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Senate Bill 1584, debated in the last week of the legislative session, is smart economics and the right thing to do.

For most people, the idea of spending years of their lives locked up behind bars for a crime they did not commit is the stuff of nightmares. However, in Oregon, wrongful convictions continue to dramatically impact the lives of innocent people. That is why 38 local business leaders like myself are calling on lawmakers to pass the Oregon Justice for Exonerees Act (SB 1584) in the 2022 legislative session, which would bring Oregon in line with 37 other states, Washington, D.C., and the federal government.MALEK

Exonerees are released from prison without many of the life necessities we take for granted: money, job prospects, housing, transportation and health services or insurance; and they then become obstacles themselves. Without a work history, a residential history or a steady income, exonerees are left with little — if any — opportunity to secure independent housing. Finding a job with a decades long work gap is both difficult and daunting, and when they do find opportunities, background checks and outdated databases often pull up the crimes for which they were exonerated with no clarification about their innocence.

Take, for example, the case of Earl Bain in Malheur County, who was exonerated in August 2020 after spending six years in prison for sexual abuse he did not commit. Mr. Bain, an Afghanistan army veteran, received a rare pardon from Gov. Kate Brown on the grounds of innocence. But his wrongful conviction and incarceration imposed many costs and hardships on his family. While he was able to clear his name with the help of the Oregon Innocence Project, he has still not received any compensation from the state of Oregon.

SB 1584 would compensate wrongfully convicted Oregonians for the time they spent incarcerated and under state supervision. This bipartisan bill was drafted in collaboration with the state Department of Justice as well as exonerees as a vehicle to provide much-needed financial justice to people who desperately need help.

The Oregon Justice for Exonerees Act leans on best practices developed in other states, including neighboring Idaho, by providing $65,000 per year of wrongful imprisonment with additional money for years spent wrongfully on parole, probation or the sex offender registry. Exonerees who are found eligible by a court can also receive non-monetary services like housing assistance, counseling or health care. The legislation also seals records associated with the conviction while providing a certificate of innocence from the state, so exonerees can clear their names and finally move on with their lives.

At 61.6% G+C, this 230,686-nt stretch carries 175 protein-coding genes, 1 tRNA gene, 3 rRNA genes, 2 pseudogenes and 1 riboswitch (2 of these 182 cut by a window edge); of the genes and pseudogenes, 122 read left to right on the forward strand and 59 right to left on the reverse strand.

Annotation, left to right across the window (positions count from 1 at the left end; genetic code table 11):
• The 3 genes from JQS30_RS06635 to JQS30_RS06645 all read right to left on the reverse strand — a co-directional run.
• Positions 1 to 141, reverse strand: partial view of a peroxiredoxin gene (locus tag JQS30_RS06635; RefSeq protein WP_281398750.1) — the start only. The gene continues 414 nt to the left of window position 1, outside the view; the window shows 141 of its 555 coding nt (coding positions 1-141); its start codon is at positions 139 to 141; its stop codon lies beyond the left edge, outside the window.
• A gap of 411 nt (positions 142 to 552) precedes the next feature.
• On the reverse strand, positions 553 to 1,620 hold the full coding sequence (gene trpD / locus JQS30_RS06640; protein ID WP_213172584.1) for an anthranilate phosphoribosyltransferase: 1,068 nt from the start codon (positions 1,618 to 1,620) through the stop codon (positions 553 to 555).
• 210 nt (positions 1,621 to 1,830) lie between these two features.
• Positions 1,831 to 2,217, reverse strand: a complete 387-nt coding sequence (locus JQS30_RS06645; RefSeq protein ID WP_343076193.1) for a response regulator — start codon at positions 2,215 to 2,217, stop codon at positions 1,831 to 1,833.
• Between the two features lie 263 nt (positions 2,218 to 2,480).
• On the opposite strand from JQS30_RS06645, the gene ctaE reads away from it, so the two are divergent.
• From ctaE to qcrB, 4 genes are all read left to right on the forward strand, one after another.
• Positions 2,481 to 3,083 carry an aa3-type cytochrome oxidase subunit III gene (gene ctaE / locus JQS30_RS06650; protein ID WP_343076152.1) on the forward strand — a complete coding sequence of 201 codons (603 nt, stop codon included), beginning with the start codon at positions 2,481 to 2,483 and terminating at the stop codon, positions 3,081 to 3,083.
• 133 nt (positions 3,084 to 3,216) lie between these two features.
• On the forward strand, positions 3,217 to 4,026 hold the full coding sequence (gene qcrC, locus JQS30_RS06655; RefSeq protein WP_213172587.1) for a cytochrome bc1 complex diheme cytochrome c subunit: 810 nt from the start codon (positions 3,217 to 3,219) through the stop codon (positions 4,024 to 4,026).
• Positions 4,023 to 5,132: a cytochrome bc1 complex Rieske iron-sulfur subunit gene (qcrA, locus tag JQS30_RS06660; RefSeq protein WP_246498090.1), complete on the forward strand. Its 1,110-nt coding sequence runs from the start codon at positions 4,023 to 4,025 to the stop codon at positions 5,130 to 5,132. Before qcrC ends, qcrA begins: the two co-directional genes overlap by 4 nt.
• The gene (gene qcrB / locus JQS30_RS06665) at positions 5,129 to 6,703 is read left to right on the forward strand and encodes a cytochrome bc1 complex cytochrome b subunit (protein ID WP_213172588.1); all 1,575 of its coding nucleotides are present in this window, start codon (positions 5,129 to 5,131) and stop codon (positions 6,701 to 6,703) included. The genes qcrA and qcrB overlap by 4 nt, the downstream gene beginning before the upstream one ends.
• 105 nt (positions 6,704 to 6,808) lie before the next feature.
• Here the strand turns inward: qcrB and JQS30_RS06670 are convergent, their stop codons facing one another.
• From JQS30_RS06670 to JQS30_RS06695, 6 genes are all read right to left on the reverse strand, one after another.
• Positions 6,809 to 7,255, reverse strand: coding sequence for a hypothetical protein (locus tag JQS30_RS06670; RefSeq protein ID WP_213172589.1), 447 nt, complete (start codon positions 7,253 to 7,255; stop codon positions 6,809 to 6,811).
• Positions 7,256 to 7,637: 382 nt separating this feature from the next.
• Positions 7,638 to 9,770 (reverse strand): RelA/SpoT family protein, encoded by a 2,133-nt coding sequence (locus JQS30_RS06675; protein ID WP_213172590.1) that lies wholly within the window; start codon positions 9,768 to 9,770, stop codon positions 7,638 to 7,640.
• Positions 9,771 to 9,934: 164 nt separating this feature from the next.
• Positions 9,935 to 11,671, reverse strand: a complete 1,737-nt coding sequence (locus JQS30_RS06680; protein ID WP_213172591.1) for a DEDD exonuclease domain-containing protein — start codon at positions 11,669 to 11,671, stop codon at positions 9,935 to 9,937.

Removing financial barriers for exonerees will provide them with the stability to pursue good-paying jobs, education and training, which will allow them to provide for their families, achieve economic security and participate more fully in our state's economy. I believe I echo the business community at large when I say it is important that we take a stand on this issue to ensure we actively create a culture and society we are proud to call home.

In a perfect world, no one would ever be wrongfully convicted. Unfortunately, the reality is that wrongful convictions occur in every state including Oregon. Since 1991, 21 innocent people have been exonerated in Oregon, according to the National Registry of Exonerations. The "lucky" ones were wrongly sentenced to probation for drug crimes they didn't commit; the "unlucky" ones collectively spent nearly 90 years behind bars before proving their innocence.

To be clear, while the economic consequences of wrongful convictions are devastating, no amount of money will ever make up for what was taken from Oregon's innocent. But we will be a better state when we admit our wrongs and take steps to make amends — ensuring all citizens can contribute to the full extent of their abilities.

Kim Malek is the CEO and co-founder of the Portland-based Salt & Straw Ice Cream.

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